The future owner of the Cowboys would go on to play for an all-white football team at Arkansas, winning a national title in 1964 alongside Dallas’ future head coach, Jimmy Johnson, who was also Jones’ roommate. He would later hire another former Razorback, Oklahoma head coach Barry Switzer, to replace Johnson.

Jones has not been very vocal about racial issues since buying the Cowboys in 1989 for $140 million – money he earned through oil and gas exploration.

He has voiced objections to the NFL’s Rooney rule, requiring teams to interview at least one outside minority candidate for top jobs, and he has never hired a black head coach or lead executive. (Jones keeps the GM title for himself, and his son, Steven, serves as the Cowboys’ chief operating officer/executive vice president/director of player personnel)

‘He has a history of being quite dismissive and arrogant towards players in bargaining, but I can’t honestly say it’s completely race-driven because I’ve seen it with the black players and white players,’ one black player told the Post. ‘He’s sort of an equal opportunity condescender.’

Jones did object to protests during the 2017 NFL season, when many African-American players took a knee to raise awareness of racist policing practices. He ultimately took a knee with his entire team in September of 2017 (pictured) in a choreographed demonstration that took place while the national anthem wasn't playing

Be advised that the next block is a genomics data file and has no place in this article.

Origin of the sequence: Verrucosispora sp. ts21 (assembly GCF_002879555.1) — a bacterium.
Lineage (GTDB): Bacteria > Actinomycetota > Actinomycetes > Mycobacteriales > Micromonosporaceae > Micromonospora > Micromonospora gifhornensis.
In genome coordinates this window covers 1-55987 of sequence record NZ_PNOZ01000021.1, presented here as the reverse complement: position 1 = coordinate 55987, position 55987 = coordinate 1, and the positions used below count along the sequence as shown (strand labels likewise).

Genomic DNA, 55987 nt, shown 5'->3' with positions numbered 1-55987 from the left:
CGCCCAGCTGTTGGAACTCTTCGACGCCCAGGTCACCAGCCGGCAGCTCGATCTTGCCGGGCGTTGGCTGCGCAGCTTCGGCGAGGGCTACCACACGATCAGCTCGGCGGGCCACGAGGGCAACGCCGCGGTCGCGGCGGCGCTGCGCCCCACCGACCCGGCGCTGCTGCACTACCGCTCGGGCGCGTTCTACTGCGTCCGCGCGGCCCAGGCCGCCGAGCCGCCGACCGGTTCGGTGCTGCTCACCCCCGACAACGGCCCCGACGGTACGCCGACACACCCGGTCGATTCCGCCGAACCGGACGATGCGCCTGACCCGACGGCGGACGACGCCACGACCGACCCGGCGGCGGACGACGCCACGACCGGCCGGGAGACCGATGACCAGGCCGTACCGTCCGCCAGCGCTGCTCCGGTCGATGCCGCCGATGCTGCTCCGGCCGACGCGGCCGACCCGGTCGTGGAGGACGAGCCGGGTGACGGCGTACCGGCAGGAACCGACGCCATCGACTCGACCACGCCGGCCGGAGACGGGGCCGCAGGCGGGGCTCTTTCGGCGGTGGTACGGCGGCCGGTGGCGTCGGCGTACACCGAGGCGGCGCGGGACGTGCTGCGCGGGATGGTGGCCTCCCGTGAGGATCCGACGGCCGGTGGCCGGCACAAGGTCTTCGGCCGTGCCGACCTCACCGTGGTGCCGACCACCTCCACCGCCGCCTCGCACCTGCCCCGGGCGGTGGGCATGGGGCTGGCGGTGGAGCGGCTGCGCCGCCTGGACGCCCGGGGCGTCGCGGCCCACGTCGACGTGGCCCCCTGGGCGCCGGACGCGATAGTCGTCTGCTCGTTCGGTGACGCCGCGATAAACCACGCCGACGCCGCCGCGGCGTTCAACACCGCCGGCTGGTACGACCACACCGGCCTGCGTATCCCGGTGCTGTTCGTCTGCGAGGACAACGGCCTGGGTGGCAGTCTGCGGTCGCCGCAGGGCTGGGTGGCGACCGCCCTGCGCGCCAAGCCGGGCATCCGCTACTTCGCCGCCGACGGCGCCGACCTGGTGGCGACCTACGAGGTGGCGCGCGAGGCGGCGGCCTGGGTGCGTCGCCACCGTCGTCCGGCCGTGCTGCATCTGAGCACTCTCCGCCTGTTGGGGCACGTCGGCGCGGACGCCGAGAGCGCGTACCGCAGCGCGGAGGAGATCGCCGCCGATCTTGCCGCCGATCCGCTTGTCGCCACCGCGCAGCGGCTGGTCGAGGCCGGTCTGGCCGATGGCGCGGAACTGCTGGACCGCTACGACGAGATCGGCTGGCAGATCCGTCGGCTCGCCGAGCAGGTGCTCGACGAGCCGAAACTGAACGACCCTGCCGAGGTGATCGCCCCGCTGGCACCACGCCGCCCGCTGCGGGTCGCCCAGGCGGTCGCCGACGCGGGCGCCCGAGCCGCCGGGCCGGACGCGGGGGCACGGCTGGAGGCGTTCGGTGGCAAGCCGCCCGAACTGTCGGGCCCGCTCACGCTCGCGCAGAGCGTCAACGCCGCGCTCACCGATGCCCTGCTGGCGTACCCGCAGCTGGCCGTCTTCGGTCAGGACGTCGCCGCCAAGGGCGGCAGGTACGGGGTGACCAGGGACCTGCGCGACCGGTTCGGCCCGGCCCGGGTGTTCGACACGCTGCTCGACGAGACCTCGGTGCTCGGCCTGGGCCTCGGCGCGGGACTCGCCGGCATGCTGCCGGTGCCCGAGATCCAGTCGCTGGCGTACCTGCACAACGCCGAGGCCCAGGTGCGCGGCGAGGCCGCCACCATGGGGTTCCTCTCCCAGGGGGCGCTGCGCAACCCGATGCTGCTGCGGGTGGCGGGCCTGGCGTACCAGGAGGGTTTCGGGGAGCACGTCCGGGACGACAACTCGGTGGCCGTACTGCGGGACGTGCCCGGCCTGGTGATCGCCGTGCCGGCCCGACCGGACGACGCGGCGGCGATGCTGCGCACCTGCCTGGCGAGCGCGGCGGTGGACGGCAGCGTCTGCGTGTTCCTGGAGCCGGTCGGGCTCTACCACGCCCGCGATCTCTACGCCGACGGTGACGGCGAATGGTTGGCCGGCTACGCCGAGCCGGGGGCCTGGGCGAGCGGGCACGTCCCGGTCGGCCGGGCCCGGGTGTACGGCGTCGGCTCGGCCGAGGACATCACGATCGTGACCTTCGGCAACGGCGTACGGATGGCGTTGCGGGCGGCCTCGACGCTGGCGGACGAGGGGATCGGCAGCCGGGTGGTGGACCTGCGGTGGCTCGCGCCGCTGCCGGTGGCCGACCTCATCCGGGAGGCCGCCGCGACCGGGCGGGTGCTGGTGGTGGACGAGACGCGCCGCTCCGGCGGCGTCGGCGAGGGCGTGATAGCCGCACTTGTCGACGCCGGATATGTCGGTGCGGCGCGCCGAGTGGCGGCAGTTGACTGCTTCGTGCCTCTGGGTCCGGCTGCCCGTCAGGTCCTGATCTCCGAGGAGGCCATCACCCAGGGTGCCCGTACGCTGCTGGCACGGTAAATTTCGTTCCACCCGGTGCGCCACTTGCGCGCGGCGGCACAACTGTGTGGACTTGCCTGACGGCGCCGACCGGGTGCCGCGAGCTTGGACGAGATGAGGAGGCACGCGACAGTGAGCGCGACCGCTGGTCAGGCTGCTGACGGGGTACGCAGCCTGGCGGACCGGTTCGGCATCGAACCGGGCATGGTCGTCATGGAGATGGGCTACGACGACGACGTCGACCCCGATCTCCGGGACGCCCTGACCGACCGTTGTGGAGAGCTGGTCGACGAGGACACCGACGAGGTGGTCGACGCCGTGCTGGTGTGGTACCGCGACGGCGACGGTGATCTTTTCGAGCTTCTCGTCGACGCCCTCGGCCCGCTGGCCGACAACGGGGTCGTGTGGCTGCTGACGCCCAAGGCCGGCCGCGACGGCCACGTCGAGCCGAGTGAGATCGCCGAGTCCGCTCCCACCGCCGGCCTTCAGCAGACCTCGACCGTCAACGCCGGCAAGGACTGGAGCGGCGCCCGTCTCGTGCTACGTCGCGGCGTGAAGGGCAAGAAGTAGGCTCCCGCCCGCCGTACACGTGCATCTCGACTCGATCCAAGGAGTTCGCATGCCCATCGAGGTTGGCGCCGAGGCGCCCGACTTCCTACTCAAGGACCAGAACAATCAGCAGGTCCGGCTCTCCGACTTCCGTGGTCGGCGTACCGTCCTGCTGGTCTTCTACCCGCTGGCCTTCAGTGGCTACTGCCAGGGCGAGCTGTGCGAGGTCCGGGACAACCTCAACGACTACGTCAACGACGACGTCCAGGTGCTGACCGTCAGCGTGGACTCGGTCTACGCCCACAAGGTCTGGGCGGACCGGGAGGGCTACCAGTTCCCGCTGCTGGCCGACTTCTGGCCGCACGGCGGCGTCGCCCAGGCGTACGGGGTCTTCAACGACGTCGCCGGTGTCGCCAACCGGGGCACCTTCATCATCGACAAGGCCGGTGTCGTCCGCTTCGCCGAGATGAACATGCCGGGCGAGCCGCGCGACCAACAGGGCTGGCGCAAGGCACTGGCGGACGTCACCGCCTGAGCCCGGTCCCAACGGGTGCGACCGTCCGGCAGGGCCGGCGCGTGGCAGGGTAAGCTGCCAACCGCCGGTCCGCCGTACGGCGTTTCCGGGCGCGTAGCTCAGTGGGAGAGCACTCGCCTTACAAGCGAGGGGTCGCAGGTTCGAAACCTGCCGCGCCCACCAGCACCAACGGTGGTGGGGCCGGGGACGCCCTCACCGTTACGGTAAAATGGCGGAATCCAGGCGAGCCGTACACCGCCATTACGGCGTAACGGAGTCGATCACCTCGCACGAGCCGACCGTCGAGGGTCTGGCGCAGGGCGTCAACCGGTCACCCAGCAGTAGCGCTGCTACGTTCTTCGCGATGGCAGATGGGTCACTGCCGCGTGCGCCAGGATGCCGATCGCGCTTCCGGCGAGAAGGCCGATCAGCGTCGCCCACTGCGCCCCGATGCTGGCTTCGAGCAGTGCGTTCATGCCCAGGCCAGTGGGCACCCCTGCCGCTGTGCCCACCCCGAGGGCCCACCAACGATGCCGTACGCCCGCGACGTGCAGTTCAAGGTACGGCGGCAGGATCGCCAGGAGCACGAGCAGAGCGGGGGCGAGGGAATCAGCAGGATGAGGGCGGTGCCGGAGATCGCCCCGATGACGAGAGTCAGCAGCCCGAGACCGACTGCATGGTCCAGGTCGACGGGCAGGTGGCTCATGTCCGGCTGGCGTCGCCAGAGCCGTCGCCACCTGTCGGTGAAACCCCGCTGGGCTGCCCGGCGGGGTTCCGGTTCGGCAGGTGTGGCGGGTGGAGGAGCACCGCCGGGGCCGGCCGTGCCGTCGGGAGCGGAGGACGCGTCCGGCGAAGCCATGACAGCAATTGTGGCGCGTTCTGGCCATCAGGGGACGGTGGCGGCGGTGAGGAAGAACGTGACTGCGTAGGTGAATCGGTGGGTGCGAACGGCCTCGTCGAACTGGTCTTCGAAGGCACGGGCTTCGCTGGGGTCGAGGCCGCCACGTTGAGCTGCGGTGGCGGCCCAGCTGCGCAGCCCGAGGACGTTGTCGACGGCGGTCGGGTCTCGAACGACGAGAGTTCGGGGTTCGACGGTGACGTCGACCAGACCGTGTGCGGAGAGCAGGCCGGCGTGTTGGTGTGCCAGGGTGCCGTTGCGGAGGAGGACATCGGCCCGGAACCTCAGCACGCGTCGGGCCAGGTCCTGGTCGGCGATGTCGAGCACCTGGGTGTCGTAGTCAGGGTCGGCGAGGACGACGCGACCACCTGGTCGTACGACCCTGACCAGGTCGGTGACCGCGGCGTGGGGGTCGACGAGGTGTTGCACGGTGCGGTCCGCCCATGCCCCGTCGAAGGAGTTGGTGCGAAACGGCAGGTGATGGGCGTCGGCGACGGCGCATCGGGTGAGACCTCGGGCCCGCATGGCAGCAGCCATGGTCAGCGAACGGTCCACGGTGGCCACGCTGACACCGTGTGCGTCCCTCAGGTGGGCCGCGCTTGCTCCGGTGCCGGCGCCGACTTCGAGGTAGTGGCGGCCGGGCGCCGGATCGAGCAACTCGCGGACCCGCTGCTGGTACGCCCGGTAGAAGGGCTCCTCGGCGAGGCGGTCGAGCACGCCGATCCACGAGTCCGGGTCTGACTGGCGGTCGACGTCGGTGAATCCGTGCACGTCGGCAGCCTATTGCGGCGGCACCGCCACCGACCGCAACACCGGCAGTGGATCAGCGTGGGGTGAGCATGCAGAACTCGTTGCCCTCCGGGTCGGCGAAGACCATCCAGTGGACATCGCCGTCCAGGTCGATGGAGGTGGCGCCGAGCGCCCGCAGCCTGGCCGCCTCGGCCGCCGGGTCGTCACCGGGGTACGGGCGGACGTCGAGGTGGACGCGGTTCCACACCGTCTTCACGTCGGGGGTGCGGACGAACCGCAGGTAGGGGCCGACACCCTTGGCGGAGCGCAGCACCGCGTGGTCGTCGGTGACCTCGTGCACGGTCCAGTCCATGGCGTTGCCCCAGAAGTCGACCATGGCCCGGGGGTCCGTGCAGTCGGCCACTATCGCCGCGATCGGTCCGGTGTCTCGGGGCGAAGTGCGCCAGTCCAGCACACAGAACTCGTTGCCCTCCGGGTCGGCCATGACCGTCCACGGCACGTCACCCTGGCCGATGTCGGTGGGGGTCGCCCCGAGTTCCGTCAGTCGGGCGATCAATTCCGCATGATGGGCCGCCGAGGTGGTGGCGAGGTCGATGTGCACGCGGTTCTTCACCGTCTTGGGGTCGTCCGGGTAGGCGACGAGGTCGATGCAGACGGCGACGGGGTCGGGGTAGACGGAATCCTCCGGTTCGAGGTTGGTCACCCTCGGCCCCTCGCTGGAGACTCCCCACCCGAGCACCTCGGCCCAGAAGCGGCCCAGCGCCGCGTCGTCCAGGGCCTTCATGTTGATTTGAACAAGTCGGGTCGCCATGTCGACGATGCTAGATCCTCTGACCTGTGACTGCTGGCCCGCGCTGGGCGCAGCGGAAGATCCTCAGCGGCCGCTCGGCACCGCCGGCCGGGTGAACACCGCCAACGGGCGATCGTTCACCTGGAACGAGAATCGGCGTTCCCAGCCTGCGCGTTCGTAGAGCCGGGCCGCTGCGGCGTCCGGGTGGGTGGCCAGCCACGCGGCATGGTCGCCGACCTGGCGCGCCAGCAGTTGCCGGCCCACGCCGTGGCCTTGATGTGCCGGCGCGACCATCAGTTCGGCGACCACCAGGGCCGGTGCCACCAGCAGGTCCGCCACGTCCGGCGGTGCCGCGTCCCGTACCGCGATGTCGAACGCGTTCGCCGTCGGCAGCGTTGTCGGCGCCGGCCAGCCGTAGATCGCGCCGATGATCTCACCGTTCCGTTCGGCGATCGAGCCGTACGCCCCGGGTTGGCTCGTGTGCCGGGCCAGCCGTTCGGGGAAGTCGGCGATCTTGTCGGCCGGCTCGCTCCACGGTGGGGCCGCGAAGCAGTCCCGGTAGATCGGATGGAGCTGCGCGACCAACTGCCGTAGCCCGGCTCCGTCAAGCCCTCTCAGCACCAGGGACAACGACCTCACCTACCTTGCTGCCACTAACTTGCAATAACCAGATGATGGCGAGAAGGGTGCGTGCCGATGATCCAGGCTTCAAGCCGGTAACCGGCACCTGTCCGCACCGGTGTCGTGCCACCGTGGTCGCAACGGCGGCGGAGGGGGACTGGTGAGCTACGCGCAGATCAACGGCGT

Jones did object to protests during the 2017 NFL season, when many African-American players took a knee to raise awareness of racist policing practices. He ultimately took a knee with his entire team in September of 2017 (pictured) in a choreographed demonstration that took place while the national anthem wasn’t playing

Jones did object to protests during the 2017 NFL season, when many African-American players took a knee to raise awareness of racist policing practices. He ultimately took a knee with his entire team in September of 2017 in a choreographed demonstration that took place while the national anthem wasn’t playing.

‘Our players wanted to make a statement about unity and we wanted to make a statement about equality,’ Jones said at a postgame press conference. ‘They were very much aware that statement, when made or when attempted to be made in and a part of the recognition of our flag, can not only lead to criticism but also controversy.

‘It was real easy for everybody in our organization to see that the message of unity, the message of equality was getting, if you will, pushed aside or diminished by the controversy.’

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Read more at DailyMail.co.uk